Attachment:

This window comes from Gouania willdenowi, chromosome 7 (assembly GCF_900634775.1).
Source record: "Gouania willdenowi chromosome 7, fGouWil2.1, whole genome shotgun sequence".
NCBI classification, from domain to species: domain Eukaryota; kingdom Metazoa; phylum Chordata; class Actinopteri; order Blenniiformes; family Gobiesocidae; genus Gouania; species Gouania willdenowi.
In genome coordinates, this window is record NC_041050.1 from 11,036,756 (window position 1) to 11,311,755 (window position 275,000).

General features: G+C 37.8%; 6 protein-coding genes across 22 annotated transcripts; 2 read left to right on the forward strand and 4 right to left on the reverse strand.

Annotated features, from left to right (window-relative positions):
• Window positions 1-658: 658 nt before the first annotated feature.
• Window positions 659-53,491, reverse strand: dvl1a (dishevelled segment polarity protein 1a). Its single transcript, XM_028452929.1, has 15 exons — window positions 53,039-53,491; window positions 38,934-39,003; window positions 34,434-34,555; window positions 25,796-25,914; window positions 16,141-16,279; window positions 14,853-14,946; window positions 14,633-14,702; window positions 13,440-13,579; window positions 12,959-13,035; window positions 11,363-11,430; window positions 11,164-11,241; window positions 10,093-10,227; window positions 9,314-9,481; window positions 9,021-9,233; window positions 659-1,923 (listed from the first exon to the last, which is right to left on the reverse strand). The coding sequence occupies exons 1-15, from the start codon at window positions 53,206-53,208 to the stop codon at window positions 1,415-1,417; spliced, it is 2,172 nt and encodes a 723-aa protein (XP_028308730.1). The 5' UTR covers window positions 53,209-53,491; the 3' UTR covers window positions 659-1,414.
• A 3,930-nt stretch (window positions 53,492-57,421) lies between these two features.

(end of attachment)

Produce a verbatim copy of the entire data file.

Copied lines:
This window comes from Gouania willdenowi, chromosome 7 (assembly GCF_900634775.1).
Source record: "Gouania willdenowi chromosome 7, fGouWil2.1, whole genome shotgun sequence".
NCBI classification, from domain to species: domain Eukaryota; kingdom Metazoa; phylum Chordata; class Actinopteri; order Blenniiformes; family Gobiesocidae; genus Gouania; species Gouania willdenowi.
In genome coordinates, this window is record NC_041050.1 from 11,036,756 (window position 1) to 11,311,755 (window position 275,000).

General features: G+C 37.8%; 6 protein-coding genes across 22 annotated transcripts; 2 read left to right on the forward strand and 4 right to left on the reverse strand.

Annotated features, from left to right (window-relative positions):
• Window positions 1-658: 658 nt before the first annotated feature.
• Window positions 659-53,491, reverse strand: dvl1a (dishevelled segment polarity protein 1a). Its single transcript, XM_028452929.1, has 15 exons — window positions 53,039-53,491; window positions 38,934-39,003; window positions 34,434-34,555; window positions 25,796-25,914; window positions 16,141-16,279; window positions 14,853-14,946; window positions 14,633-14,702; window positions 13,440-13,579; window positions 12,959-13,035; window positions 11,363-11,430; window positions 11,164-11,241; window positions 10,093-10,227; window positions 9,314-9,481; window positions 9,021-9,233; window positions 659-1,923 (listed from the first exon to the last, which is right to left on the reverse strand). The coding sequence occupies exons 1-15, from the start codon at window positions 53,206-53,208 to the stop codon at window positions 1,415-1,417; spliced, it is 2,172 nt and encodes a 723-aa protein (XP_028308730.1). The 5' UTR covers window positions 53,209-53,491; the 3' UTR covers window positions 659-1,414.
• A 3,930-nt stretch (window positions 53,492-57,421) lies between these two features.